Margaret Atwood. Maggie. Companion of the Order of Canada. Fellow of the Royal Society of Canada. Bad-ass bitch of Canadian letters. Margaret Atwood.
I have been finger-tied putting together this Reading Pathway about Margaret Atwood, because from my position as a (a) Canadian (b) feminist (c) academic working in (d) Canadian Literature, Maggie is my personal lord and saviour. The right answer to “what should I read by Margaret Atwood?” is EVERYTHING. RIGHT NOW. DO IT. I recognize that this is not at all helpful, but it has kept me all confused about how to approach the task of recommending a way into the enormous and diverse Atwood oeuvre.
Because that’s the thing: it’s maddeningly diverse. There’s speculative fiction and historical fiction, there’s poetry and non-fiction prose, there’s treatise on the history of Canadian Literature and some of the most exquisite fiction you will ever encounter. 13 novels, 9 short story collections, 20 poetry collections, and 10 works of non-fiction. And it’s pretty much all awesome. So where do we start?
Amazingly, this is the one thing I think my high school English curriculum actually got right. If you went to high school in Canada in the 1990s, it’s likely that your introduction to Margaret Atwood came from The Handmaid’s Tale in grade 10 or 11, and the more I have thought about ways into Atwood the more that makes sense as an entry point. So it’s where I’m starting today, too.
1. The Handmaid’s Tale (1985). We’re starting with this dystopic novel about a world where women’s rights have been suppressed because it introduces you to the two major themes of Atwood’s writing: gender power relations and speculative / social science fiction. If you like The Handmaid’s Tale, you’ll find something to like in everything else in Atwood’s oeuvre. This novel also prepares you for things you will continue to encounter throughout the rest this pathway: challenging narrators who mask and obfuscate, unconventional endings, and really disturbing gender politics. Which takes us to…
2. Power Politics (1971). This is for LitFic people who want a way into Atwood: You gotta read some poetry. I know, some people are pretty poetry averse, and I get that (see what I did there? a-verse?), but to understand the way Atwood uses imagery and the way she shapes language, you need to see how she works as a poet. Like so many of the greatest writers of her generation in Canada, her prose is deeply influenced by her background as a poet. And, I mean, we’re talking about the poetry collection that includes this:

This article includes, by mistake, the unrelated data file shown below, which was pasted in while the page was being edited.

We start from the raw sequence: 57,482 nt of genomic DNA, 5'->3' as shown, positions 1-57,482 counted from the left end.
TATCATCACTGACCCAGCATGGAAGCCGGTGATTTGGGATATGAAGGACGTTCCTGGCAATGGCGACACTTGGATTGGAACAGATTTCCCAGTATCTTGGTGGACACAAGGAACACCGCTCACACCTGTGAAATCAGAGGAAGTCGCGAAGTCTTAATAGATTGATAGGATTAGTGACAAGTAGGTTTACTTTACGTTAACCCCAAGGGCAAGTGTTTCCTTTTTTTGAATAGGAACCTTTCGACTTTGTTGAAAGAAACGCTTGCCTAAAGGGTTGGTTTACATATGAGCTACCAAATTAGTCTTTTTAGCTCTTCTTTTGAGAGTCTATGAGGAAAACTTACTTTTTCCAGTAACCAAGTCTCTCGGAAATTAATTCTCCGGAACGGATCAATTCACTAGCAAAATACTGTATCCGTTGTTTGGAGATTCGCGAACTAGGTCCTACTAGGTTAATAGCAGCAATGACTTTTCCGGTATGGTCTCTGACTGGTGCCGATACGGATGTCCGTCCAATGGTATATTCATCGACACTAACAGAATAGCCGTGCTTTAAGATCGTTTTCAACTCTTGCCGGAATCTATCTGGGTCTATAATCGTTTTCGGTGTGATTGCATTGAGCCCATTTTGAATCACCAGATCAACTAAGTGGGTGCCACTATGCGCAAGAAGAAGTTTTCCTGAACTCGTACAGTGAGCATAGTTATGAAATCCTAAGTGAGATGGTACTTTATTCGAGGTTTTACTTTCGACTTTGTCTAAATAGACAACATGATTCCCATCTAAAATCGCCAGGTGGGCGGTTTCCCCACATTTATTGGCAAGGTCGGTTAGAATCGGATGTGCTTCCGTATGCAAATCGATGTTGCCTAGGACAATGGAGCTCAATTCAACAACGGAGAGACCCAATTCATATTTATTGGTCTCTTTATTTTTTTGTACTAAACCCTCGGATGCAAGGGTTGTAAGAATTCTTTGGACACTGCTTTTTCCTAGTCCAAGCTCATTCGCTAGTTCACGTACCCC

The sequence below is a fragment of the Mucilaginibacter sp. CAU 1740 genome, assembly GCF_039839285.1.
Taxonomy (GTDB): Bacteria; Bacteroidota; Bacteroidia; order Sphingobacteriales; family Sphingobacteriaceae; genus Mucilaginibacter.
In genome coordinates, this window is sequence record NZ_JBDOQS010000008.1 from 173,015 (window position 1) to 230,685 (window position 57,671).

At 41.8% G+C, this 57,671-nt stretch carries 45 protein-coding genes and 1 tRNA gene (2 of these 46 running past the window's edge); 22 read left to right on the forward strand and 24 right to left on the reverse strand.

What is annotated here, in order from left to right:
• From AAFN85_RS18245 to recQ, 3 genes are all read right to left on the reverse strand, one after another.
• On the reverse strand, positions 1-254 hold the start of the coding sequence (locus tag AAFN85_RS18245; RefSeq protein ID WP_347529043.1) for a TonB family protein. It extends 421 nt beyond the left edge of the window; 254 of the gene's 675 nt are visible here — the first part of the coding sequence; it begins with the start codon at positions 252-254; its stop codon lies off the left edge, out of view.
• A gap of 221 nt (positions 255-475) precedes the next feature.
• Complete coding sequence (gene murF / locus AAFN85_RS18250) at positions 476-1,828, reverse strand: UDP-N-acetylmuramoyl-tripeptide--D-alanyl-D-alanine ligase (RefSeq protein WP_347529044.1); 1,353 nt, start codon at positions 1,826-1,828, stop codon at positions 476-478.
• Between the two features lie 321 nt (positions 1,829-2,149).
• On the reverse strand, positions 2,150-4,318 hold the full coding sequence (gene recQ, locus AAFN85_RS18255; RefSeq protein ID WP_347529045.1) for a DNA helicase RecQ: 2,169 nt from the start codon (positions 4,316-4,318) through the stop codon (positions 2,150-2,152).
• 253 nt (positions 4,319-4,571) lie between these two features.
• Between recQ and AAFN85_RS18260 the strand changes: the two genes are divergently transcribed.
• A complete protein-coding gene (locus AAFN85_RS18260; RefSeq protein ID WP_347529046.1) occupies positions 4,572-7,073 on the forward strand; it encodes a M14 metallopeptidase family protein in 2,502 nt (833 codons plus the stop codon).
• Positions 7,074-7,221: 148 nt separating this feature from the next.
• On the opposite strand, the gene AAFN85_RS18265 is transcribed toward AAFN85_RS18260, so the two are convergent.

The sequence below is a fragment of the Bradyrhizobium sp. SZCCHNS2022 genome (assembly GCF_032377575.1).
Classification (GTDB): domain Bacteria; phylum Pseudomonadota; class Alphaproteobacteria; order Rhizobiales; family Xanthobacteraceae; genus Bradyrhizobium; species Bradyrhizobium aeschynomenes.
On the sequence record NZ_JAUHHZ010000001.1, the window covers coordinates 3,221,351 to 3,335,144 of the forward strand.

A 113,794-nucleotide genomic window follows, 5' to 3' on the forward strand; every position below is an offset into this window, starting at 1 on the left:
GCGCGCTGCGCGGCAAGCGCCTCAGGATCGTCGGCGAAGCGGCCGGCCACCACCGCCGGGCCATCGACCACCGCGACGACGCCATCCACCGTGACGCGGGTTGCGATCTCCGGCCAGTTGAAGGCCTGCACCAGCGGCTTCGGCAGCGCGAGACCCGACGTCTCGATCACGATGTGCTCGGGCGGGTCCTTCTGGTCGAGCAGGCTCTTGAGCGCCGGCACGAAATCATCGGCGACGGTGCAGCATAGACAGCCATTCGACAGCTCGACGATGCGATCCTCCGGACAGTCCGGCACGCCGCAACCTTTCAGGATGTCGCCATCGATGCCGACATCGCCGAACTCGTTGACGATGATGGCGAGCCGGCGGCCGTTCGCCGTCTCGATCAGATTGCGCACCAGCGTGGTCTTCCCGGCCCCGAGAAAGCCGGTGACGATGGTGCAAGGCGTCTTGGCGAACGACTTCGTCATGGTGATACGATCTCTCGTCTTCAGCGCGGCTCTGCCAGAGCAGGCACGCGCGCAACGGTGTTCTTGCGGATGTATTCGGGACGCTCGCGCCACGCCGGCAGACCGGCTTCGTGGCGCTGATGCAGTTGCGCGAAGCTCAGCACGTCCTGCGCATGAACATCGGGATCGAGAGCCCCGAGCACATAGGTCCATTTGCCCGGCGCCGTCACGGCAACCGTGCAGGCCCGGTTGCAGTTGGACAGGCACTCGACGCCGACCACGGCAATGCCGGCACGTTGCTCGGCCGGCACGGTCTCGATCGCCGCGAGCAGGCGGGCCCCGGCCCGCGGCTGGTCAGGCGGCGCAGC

you fit into melike a hook into an eye
a fish hook
an open eye
I mean, come on. That is amazing. And those surprisingly violent images are characteristic of Atwood’s prose as much as of her poetry, but in her poetry they are clearer and stronger.
3. Alias Grace (1996). It would be a controversial call to assert that the end point in reading Atwood is Alias Grace, as The Blind Assassin (2000) was more lauded and a Booker Prize winner, and Oryx and Crake (2003) has been so staggeringly popular. Indeed, I’m not saying this is the end of your Atwood reading. But I think Alias Grace sets you up for everything that you could approach after. You’re primed after The Handmaid’s Tale and Power Politics for the depth of discussion about gender here; Alias Grace sets you up for the rest of Atwood’s work because it is a historical narrative with a compelling central mystery and a not-so-reliable narrator. These are tropes you will encounter again. But Alias Grace is also beautiful, affecting prose, wrenching tears and gasps from you in that typically Atwoodian way that suggests black humour is never far behind.
I suspect this is an unconventional approach to Atwood, but I think it sets readers up for the best of her genre-bendingly diverse body of work. I think any reader who works through these three texts can approach any other Atwood text with confidence. But I know I’m not the only Atwood fan — what say you, Rioters? Have I got it right or missed the mark? Let me know in the comments.